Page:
The Economic Interpretation of History

The Economic Interpretation of History

The Economic Interpretation of History

The Economic Interpretation of History

Excerpt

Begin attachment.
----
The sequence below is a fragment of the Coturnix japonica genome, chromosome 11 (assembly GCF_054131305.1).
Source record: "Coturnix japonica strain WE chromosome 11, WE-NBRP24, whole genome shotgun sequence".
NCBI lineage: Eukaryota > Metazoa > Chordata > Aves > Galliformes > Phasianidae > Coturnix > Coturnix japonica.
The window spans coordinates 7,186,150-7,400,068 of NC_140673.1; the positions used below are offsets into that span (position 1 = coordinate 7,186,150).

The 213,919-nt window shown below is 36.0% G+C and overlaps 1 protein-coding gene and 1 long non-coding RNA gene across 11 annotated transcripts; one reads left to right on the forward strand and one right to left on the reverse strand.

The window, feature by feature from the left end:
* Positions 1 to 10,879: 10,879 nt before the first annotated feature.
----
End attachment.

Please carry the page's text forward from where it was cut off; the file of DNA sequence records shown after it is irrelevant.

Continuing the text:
Though it may seem like gilding the lily, I shall try to follow Profesor Sés's wishes and point out as clearly as possible in an introduction what seem to be the main differences in background and ideas betwen the American and Continental European readers of a book on this subject. To begin with, some of the Marxian terminology in use in France has never become current in the United States. Even the French title of this book (Matérialisme historique et interpretation économique de l'histoire) sounds clumsy in English if literally translated. Back of the economic interpretation lies a philosophy which we awkwardly designate as the "materialistic conception of history," generally called "historical materialism" on the Continent of Europe. This expression is not common in English, though it has been used, for example as the title of small volume of critical essays by Benedetto Croce, and that of a long communist apology the Bukharin. This slight hitch in translating the title is evidently not the only case of the kind encountered in the book. The background of ideas, experience and social structure common to author and public in . . .

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